Sitting on the wooden benches of a rustic shelter, our group waited patiently. We shivered quietly and watched for signs of life in the frosted forest before us. It was twilight, and we had come to watch a feeding of wild deer in the Graswang Valley in the German state of Bavaria. These feeding sessions, called Wildtierfütterung in German, are a popular local tradition, and just one example of Germany’s penchant for respecting the environment

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A Descent into Malta’s Mystical Hypogeum

Forgotten for millennia, Malta’s subterranean Hypogeum offers a fascinating look into the island’s mysterious Temple Builders.

Believed to be one of the oldest prehistoric underground temples in the world, the Ħal Saflieni Hypogeum is a mysterious and impressive engineering marvel crafted by Malta’s ‘Temple Builders’. Little is known about the sophisticated Temple Builders and why they eventually vanished from the island, leaving only their temples behind. Incredibly, some of their structures predate Stonehenge and the Great Pyramid at Giza.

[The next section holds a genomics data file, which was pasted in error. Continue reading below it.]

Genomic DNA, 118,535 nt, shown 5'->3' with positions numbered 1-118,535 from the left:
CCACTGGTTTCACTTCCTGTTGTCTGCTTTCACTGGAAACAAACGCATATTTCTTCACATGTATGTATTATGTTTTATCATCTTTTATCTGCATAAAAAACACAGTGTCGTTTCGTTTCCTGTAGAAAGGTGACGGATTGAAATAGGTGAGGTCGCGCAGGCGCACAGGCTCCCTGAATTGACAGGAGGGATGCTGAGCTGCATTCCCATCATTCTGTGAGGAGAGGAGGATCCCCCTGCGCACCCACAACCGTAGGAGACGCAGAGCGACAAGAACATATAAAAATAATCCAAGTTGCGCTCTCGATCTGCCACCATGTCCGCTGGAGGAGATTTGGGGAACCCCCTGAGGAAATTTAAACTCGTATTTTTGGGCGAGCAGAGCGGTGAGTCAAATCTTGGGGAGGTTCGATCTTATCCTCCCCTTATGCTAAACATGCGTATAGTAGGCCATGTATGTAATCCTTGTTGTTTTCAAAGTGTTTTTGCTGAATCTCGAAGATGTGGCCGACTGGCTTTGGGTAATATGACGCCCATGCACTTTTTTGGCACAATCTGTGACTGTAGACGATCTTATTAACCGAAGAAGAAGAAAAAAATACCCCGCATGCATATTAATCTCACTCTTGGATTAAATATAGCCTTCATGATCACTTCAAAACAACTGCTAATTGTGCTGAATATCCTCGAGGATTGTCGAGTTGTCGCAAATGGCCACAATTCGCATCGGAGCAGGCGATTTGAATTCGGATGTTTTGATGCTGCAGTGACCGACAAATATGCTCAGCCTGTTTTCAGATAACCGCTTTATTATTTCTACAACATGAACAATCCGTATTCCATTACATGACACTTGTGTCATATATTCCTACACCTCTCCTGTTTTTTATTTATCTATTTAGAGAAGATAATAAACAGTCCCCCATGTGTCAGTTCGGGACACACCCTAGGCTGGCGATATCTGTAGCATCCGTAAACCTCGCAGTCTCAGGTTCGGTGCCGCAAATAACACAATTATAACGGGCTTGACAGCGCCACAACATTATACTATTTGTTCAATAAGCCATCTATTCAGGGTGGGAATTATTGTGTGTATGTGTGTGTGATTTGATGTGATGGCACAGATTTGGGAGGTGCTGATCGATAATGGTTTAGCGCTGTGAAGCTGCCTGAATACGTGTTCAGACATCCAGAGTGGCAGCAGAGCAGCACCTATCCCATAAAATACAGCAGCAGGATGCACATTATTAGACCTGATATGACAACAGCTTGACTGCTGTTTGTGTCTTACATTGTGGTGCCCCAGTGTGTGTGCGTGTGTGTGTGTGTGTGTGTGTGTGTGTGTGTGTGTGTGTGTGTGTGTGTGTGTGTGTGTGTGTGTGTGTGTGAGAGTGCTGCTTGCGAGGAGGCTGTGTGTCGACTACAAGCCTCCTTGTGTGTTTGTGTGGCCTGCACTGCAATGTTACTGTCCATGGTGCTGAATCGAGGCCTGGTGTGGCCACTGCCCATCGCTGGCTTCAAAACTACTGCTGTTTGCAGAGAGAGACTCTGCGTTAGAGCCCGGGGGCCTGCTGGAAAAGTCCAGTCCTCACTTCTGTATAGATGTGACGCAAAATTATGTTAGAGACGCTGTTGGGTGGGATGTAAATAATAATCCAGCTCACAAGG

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A Guide to Exploring Valletta: Malta’s Tiny, But Mighty, Capital City

Malta’s capital, Valletta, is a grande dame undergoing rapid change. With more than 300 monuments crammed into the city’s small peninsular borders, Valletta has one of the most concentrated historic areas in the world. This means that there are lots of things to do in Valletta, whether you’re an architecture aficionado, military-history buff or passionate wanderer eager to see a city reawakening from a long slumber.